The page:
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Pharmacological Options in the Management of Low Back Pain

Members of the College of Family Physicians of Canada may claim one non-certified credit per hour for this non-certified educational program.

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Dr. Ted Findlay, DO, CCFP, Clinical Assistant Professor, Department of Family Medicine, University of Calgary, Calgary, Alberta, Canada.

Abstract
Low back pain is one of the most common conditions for which patients seek medical attention. It can be managed with lifestyle modification, or less commonly medical and surgical intervention. Appropriate selection among various pharmacological options mandates an understanding of the underlying symptomatology and the over-riding treatment plan and objectives. The range of potential medications is substantial: over-the-counter analgesics include acetaminophen and non-steroidal anti-inflammatory drugs, muscle relaxants, and weak opioid combinations including codeine or tramadol. More potent versions of many of the same components are available on prescription, commonly employing stronger opioids either singly or in a combination analgesic. When the pain involves either chronic or neuropathic features, other classes of medications, including anti-epileptic drugs and anti-depressants, may be appropriate.
Key Words: low back pain, acute, chronic, neuropathic pain, nociceptive pain, medications.

Introduction
Low back pain (LBP) has the potential to cause substantial pain, disability, and a decrease in health-related quality of life. It remains one of the most common reasons for which patients seek medical attention.1,2 Most often, the clinical course is self-limited, improving with appropriate activity modification, simple counter-irritants such as heat or ice, directed pain-limiting physical treatment and short-term pharmacological intervention. The vast majority of patients present with mechanical low back pain and respond well to uncomplicated mechanical therapy. Only very rarely does back pain represent sinister pathologies requiring more focused intervention.3

While the options guiding management of acute low back pain can be straight-forward, addressing chronic back problems is more challenging and often necessitates a multidisciplinary approach with judicious pharmacotherapy as one component of the overall treatment plan.4 This review is intended to define the options and rationale for the use of common medications employed in the management of chronic low back pain.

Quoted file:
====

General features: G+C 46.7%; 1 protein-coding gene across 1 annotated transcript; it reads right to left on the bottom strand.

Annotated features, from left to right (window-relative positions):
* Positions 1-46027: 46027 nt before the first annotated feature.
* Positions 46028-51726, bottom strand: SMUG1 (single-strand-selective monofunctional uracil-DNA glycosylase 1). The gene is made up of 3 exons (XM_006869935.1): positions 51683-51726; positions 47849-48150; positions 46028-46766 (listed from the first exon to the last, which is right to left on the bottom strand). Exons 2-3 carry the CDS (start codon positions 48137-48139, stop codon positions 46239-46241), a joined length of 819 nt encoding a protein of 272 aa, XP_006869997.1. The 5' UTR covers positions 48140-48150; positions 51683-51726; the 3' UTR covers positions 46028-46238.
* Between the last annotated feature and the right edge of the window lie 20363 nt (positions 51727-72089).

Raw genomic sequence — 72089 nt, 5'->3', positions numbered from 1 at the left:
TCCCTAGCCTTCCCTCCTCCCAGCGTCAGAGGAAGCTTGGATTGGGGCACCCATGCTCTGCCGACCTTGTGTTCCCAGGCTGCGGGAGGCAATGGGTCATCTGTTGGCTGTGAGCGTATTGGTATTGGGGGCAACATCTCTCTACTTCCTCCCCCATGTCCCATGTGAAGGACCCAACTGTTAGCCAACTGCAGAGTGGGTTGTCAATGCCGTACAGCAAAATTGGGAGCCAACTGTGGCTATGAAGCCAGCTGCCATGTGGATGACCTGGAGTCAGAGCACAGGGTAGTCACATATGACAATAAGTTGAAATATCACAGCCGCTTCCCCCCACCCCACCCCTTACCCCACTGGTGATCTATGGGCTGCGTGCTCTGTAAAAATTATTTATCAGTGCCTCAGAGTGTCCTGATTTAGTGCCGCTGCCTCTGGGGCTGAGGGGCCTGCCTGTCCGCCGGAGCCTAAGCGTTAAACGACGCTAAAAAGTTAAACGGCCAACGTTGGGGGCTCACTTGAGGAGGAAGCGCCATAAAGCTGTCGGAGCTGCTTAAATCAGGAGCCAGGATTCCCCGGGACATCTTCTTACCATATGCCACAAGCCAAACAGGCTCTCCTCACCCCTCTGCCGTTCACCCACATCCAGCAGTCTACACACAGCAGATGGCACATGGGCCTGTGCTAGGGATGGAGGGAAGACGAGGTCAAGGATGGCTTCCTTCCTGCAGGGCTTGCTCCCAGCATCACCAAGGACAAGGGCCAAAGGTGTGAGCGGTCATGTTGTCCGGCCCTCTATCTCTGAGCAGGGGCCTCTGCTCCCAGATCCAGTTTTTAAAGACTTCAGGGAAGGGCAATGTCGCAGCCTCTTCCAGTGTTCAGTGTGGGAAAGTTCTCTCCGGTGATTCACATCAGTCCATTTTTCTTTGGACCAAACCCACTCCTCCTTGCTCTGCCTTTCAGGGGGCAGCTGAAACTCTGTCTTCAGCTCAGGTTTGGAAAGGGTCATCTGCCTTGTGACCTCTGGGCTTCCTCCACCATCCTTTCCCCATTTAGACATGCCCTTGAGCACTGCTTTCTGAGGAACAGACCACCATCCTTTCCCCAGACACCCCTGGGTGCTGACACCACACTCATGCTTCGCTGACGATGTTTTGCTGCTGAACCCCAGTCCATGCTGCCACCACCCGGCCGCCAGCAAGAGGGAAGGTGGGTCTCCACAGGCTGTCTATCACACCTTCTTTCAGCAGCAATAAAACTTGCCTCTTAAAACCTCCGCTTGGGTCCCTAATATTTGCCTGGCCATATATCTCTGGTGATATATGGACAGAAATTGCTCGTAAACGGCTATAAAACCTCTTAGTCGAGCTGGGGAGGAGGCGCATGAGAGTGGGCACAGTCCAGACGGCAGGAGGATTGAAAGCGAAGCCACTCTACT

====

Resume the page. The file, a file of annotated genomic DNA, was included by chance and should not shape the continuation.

Specifically, this review will address only medication classes that have a Health Canada indication for the treatment of back pain or are recognized in reputable existing clinical practice guidelines for off-label use.

Low Back Pain Case #1:

Barney is a 37 year old male patient who is infrequently seen in your family practice office. He presents today, clearly uncomfortable, complaining about low back pain that he has been suffering for two weeks after falling 12 feet from a ladder onto solid ground. He was taken by ambulance to the local emergency room; the discharge note states that his examination in the ER was limited due to pain. An X-ray showed an apparent compression fracture at T10. An MRI confirmed the fracture and also found a left-sided L5/S1 herniated disc. In your office, he also describes significant left leg pain. Your examination shows a loss of the left ankle reflex, mildly diminished plantar flexion strength and difficulty with attempting to toe walk on the left side. In the emergency room, he was prescribed Oxycodone 10 mg/Acetaminophen 325 mg (Oxycocet), and has been taking two tabs every 6 hours which has reduced his pain from 9/10 in the emergency room to 5/10 at present. He is seeking a prescription refill and potentially a more potent medication as he finds the analgesia inadequate.